You will need to update the three lines near the top of the file which list the username, password and Zabbix server.

 

  zabbix_updatefs.py (1.9 KiB, 448 hits)

 

Filed in Zabbix • Tags: , ,
1,825 views

Bacula & WeBacula Installation Script

By jbayer - Last updated: Thursday, April 25, 2013

Note:  The script was updated on 5/17/2013 due to a typo.

We recently had an issue where we lost 3 drives in a RAID 5 array, causing the entire system to be lost.  Unfortunately, some data was lost due to the hosting service’s backups  not being complete.

As a result of this, we decided to implement our own backup systems as a secondary backup.  We decided to use Bacula to do the backups, and WeBacula for a user interface.

Since we have two sites, we needed to set up a backup server in each location.  The main intention of the new systems are to do local backups of all the virtual machines which we’ve set up in the past year.  Unfortunately, a production VM was on the server which was lost, and we lost some data permanently.

Our environment is a combination of RHEL5, RHEL6, and the equivilant versions of CentOS.  We have a local repository set up, so in order to be able to built RPMs for each environment, I wrote an installation script which builds RPMs for each environment.  You have to run the script in each environment in order to build the binaries properly.

The script builds the following RPMs for client installs, they should all be installed:

bacula-client.x86_64 – binaries
bacula-client-conf.noarch – Initial config file
bacula-client-redhat.noarch – Startup scripts

For server installs, it builds the following:

bacula-server.x86_64 – binaries
bacula-server-conf.noarch – Initial config file
bacula-server-redhat.noarch – Startup scripts

Since I use the Checkinstall program (be sure to read this about a problem on 64 bit systems), I set it up to build these three RPMs to make it easier to update the binaries.

It has the following limitations:

  1. PostreSql is forced, there is no option to install MySql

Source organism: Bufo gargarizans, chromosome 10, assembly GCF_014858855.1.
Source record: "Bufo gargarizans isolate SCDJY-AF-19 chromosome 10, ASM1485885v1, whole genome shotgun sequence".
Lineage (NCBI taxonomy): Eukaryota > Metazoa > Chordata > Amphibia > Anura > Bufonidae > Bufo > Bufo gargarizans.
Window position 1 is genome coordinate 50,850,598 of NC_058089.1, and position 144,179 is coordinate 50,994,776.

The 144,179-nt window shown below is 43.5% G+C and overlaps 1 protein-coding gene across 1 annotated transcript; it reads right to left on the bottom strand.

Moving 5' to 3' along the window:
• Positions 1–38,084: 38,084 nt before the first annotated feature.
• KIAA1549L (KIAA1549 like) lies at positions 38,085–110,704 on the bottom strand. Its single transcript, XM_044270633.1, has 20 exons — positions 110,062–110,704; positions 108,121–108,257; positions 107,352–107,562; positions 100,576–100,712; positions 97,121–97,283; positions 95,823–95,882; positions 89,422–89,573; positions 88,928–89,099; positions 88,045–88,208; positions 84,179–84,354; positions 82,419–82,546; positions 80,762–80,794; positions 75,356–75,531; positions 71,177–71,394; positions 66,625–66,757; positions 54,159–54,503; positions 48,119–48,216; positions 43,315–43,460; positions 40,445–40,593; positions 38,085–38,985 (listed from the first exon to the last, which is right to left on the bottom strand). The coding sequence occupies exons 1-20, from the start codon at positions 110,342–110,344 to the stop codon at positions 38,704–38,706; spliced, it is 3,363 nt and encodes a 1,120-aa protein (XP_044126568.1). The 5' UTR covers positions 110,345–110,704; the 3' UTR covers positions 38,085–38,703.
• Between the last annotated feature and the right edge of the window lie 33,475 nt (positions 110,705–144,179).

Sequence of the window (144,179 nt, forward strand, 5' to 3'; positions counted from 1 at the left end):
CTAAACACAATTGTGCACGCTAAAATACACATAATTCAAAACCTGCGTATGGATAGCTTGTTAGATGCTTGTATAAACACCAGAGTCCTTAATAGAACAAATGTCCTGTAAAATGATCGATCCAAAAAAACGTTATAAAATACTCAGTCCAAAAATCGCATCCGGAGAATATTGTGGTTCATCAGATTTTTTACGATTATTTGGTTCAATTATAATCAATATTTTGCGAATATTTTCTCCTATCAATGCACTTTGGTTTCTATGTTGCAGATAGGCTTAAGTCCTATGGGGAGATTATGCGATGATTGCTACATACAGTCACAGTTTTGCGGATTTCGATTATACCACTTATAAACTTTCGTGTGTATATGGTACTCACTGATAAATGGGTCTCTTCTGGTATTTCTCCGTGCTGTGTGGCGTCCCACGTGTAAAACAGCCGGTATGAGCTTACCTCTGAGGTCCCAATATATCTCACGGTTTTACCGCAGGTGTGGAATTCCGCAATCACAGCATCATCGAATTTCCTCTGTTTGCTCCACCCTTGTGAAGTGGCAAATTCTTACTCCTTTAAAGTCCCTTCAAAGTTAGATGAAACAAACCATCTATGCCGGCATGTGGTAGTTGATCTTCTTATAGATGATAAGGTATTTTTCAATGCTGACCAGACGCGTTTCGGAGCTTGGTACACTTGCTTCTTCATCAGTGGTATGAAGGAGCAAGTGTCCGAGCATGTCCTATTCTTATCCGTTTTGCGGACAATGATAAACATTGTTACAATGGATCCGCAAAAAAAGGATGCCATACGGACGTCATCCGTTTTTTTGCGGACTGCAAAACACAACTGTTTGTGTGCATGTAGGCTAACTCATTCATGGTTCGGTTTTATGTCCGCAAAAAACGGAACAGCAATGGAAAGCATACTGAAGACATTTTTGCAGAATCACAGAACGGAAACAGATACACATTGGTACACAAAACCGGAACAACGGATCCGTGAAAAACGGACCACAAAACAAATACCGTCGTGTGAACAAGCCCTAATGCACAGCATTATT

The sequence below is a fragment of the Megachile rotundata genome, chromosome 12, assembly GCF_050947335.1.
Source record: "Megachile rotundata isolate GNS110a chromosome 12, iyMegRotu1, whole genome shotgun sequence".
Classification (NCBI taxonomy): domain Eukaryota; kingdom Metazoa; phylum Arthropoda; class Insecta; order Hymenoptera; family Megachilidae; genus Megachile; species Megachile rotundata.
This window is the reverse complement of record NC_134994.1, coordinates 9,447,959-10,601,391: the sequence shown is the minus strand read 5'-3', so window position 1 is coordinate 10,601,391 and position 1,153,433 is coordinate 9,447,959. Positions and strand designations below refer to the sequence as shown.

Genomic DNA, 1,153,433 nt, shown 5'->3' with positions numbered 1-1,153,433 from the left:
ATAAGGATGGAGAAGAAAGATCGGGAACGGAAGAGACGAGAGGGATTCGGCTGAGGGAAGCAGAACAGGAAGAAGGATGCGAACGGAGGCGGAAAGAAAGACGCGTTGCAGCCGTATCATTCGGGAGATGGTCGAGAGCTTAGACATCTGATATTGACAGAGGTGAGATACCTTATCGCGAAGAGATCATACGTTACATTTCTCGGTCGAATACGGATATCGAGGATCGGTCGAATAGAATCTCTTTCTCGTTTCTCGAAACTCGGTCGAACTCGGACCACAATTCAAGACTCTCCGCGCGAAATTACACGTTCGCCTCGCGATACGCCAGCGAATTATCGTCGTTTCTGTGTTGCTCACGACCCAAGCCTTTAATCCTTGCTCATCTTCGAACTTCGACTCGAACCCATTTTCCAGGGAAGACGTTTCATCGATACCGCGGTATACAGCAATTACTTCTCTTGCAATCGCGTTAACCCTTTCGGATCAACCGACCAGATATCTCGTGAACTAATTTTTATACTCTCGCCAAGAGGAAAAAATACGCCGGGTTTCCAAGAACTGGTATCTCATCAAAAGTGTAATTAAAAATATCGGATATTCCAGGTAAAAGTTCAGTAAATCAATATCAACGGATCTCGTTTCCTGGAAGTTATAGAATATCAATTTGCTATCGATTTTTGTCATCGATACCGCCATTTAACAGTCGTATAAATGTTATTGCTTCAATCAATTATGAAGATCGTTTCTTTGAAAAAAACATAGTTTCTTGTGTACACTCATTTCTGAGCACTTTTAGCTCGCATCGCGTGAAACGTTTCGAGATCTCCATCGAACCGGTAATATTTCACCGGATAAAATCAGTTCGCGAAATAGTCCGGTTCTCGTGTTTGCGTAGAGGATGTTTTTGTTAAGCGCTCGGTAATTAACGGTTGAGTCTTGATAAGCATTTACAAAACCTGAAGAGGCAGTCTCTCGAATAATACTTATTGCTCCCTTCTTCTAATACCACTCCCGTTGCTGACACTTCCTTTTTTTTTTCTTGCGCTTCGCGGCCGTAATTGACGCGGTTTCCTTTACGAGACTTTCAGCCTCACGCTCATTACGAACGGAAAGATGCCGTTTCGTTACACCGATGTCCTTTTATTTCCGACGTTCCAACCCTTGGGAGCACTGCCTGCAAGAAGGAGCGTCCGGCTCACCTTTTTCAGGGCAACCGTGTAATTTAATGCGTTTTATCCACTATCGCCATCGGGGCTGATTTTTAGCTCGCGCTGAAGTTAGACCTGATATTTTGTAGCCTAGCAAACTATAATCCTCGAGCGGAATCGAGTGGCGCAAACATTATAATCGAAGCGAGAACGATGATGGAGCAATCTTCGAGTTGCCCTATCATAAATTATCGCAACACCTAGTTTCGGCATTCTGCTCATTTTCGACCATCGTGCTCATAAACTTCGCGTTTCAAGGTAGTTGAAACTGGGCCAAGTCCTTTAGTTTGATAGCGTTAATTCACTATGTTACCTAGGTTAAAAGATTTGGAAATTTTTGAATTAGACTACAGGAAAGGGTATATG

2. It assumes either RedHat or CentOS. Any other RHEL-based system will require modifications, search for “centos” in the code
  3. The database installation code assumes the database is being built and used on the current system

This script was written and tested on both Redhat and CentOS systems.

  installbacula.tar.gz (9.2 KiB, 480 hits)

Filed in Backup, Bash, Open Source
682 views

Ganeti 2.6.2

By jbayer - Last updated: Friday, December 21, 2012

RPMs for RHEL6/CentOS6/SL6 are available here:

 

  Ganeti 2.6.2 (2.8 MiB, 420 hits)

  Ganeti 2.6.2 debug (507.0 KiB, 367 hits)

 

Also,

I’ve uploaded my set of scripts which I wrote and use in administering Ganeti.

They are available at:
http://code.google.com/p/ganeti-scripts/

I’d appreciate any feedback.  Suggestions, patches, etc are welcome.

This is a description of the scripts:

The following are additional shell scripts to support the use of ganeti:

gnt-createins

Create a new instance from an existing variant or by installing from an ISO image.
Call with new instance name on cmd line, if not there you will be prompted for it, as well as all other necessary information

gnt-newvariant

Create a new variant from an existing instance. If necessary, the instance is shut down first.  Specify the instance on the command
line

gnt-installos

Install an os from an ISO image onto an existing, not-running instance.  You can specify the instance name on the command line, otherwise you will be prompted.

gnt-start

Start an instance, display the VNC info for it, and then start the console.
Specify the instance name on the command line

gnt-sync-cluster

Simple shell script to sync various files across all nodes.
Files and directories to be synced are listed in /etc/ganeti/syncfiles.txt
Currently copies various ganeti files in /etc, as well as the various Ganeti directories and /usr/local.

gnt-diskimage

Create a tarball from a QEMU disk image file

gnt-help

This file.  For detailed help on a specific command, type the command name as an option.  For example:

gnt-help gnt-createins

Filed in Networking, Virtulization
831 views

Zabbix install script updated to v1.9

By jbayer - Last updated: Sunday, October 14, 2012

Here is the latest update to my zabbix installation script.  It defaults to Zabbix 2.0.1, but it checks to see what the latest version is and gives you the option to install it, along with everything else necessary.

I noticed that when doing an upgrade, that the config files aren’t always updated properly.  In some cases, old files get deleted.  This usually happens when upgrading from an older set of RPMs where the config files are in different RPMs than the current.

To protect against this, the script will back up the zabbix directories before perform the upgrade.

Filed in Bash, Building packages, Open Source, Zabbix